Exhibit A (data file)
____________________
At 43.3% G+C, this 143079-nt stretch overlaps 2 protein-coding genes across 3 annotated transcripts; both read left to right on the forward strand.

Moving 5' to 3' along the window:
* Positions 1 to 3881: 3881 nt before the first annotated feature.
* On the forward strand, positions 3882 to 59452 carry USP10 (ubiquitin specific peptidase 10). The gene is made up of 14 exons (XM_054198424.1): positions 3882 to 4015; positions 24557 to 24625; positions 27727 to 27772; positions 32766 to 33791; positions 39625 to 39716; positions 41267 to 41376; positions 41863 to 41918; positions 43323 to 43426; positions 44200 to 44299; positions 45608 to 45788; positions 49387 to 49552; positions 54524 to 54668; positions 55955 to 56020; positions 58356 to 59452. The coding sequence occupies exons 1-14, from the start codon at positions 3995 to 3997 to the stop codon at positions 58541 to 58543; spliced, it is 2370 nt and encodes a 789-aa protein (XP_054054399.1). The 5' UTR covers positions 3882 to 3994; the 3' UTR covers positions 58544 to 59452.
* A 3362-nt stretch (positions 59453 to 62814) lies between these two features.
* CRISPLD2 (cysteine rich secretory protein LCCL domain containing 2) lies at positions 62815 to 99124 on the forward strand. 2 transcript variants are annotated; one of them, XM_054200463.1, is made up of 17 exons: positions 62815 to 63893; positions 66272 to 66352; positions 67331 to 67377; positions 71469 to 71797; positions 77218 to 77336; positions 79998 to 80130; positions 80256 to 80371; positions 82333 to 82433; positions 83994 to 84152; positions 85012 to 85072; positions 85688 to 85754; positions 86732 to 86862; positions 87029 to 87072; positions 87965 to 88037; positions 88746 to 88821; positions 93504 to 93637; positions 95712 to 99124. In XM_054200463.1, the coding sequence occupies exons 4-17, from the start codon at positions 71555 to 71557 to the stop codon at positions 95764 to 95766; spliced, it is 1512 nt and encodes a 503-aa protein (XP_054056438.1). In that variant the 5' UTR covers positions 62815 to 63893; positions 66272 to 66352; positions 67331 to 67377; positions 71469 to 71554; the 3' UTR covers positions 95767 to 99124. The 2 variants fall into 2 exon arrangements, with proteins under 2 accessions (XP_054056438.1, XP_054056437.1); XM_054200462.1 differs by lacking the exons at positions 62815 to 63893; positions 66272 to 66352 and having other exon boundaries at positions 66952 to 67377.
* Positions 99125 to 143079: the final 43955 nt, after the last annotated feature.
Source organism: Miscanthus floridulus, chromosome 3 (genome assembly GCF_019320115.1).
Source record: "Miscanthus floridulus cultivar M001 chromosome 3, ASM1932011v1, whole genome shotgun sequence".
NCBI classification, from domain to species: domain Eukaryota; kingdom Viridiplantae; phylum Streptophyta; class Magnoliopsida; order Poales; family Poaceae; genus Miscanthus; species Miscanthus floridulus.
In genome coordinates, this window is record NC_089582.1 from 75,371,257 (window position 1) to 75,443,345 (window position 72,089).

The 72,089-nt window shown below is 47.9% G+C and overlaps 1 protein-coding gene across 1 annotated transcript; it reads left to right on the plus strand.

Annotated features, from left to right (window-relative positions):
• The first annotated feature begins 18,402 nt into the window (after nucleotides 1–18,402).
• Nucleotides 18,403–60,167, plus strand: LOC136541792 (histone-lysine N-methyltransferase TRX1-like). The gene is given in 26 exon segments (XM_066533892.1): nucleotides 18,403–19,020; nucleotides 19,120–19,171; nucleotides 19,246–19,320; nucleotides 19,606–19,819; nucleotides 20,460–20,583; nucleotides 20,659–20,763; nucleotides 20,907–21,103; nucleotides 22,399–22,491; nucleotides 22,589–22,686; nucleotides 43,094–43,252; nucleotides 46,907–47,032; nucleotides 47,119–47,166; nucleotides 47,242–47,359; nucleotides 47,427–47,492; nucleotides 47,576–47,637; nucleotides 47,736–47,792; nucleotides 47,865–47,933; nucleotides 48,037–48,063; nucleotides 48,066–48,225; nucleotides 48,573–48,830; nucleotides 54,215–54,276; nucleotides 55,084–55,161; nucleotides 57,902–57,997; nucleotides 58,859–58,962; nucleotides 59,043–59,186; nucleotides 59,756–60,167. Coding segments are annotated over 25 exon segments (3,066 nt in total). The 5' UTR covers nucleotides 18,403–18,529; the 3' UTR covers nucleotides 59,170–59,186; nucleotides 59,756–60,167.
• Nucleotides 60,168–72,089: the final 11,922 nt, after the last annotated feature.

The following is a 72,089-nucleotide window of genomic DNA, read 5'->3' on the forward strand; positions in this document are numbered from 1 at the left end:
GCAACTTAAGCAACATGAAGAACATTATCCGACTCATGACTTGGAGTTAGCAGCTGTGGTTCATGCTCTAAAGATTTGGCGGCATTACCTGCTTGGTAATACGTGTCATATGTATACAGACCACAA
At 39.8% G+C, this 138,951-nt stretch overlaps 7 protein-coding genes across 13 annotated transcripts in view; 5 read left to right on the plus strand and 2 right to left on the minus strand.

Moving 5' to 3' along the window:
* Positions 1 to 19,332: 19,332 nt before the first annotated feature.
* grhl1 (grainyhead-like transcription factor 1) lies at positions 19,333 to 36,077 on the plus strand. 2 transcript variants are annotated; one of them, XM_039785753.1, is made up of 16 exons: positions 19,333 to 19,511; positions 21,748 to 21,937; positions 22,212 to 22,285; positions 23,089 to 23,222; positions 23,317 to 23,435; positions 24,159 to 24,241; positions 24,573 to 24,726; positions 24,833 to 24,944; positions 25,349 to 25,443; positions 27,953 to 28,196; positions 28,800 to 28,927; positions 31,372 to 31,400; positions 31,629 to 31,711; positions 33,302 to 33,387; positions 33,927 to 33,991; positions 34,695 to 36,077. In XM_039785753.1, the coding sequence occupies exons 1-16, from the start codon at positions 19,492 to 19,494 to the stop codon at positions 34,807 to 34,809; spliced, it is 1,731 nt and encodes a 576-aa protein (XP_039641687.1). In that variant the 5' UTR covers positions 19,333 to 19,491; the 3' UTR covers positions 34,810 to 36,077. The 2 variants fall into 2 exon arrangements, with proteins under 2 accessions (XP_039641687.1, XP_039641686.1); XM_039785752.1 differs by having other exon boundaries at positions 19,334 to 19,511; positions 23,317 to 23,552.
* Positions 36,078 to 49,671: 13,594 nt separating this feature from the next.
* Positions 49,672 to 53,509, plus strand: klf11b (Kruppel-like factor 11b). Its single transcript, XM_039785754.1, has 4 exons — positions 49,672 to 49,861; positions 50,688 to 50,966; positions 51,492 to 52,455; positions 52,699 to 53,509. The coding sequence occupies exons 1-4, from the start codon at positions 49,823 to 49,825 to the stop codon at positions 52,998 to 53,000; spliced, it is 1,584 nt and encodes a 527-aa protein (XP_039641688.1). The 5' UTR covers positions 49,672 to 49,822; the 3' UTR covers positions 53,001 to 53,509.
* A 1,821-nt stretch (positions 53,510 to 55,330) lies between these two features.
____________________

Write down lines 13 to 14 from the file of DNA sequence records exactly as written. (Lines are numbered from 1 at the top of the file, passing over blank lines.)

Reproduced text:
Annotated features, from left to right (window-relative positions):
• The first annotated feature begins 18,402 nt into the window (after nucleotides 1–18,402).